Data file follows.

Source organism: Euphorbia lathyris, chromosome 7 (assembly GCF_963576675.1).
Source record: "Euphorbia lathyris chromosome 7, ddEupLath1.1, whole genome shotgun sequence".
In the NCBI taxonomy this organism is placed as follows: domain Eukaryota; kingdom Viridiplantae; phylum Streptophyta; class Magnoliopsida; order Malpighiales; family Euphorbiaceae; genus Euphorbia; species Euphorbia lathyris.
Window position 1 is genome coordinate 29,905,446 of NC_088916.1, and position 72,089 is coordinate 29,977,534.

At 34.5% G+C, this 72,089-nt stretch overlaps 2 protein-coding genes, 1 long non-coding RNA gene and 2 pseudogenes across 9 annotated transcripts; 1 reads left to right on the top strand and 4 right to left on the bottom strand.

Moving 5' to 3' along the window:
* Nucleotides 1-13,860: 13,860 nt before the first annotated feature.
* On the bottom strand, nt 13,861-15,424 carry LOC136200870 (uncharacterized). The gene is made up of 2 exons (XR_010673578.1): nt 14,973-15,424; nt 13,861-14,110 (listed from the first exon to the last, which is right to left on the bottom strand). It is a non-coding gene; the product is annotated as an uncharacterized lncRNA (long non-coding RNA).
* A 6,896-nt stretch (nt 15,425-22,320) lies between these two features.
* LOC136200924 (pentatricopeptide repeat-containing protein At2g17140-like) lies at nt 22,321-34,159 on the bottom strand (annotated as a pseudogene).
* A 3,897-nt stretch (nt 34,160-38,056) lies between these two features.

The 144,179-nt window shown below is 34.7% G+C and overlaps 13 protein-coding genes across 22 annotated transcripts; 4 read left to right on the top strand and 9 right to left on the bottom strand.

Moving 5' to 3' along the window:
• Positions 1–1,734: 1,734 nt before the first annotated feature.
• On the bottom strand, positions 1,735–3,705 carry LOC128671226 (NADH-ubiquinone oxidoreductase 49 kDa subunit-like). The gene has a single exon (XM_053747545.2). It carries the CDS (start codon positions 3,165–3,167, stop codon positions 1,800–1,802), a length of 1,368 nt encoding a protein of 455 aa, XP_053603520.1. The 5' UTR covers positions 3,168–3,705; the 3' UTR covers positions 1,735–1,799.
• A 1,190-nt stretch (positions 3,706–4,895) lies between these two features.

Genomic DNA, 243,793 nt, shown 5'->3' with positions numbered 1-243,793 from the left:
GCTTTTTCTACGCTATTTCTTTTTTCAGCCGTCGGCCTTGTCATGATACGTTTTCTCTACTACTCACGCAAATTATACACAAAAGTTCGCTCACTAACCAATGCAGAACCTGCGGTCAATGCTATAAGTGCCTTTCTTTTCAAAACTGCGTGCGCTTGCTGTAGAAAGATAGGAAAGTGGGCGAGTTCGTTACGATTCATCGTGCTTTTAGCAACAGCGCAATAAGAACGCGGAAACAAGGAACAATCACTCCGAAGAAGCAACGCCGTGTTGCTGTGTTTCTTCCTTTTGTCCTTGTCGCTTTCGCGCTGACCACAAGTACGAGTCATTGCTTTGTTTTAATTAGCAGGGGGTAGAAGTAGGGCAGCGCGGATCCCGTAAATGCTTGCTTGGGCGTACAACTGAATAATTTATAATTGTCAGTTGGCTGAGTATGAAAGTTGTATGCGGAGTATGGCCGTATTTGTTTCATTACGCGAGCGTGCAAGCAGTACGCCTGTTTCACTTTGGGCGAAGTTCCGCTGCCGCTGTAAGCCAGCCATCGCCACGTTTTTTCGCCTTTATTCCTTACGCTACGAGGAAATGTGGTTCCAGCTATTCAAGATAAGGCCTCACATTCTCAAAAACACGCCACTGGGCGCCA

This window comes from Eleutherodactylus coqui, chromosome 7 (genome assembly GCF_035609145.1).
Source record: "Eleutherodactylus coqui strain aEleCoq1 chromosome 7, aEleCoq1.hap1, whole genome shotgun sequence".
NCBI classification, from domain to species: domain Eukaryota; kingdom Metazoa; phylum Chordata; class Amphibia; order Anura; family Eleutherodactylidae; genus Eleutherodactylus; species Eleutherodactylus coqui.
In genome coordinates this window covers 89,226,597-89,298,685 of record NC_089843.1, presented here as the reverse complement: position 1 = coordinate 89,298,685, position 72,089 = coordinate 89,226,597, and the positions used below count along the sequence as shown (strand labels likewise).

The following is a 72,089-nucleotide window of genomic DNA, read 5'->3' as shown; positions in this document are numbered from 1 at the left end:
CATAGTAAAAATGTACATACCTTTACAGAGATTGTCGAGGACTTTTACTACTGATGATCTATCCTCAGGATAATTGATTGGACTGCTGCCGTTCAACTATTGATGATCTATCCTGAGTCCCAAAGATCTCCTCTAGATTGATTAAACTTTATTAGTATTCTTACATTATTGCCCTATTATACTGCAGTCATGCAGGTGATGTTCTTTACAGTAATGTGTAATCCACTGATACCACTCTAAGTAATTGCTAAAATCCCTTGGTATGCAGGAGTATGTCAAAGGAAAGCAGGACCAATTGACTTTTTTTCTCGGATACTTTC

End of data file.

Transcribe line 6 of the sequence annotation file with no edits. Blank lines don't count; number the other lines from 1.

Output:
Moving 5' to 3' along the window: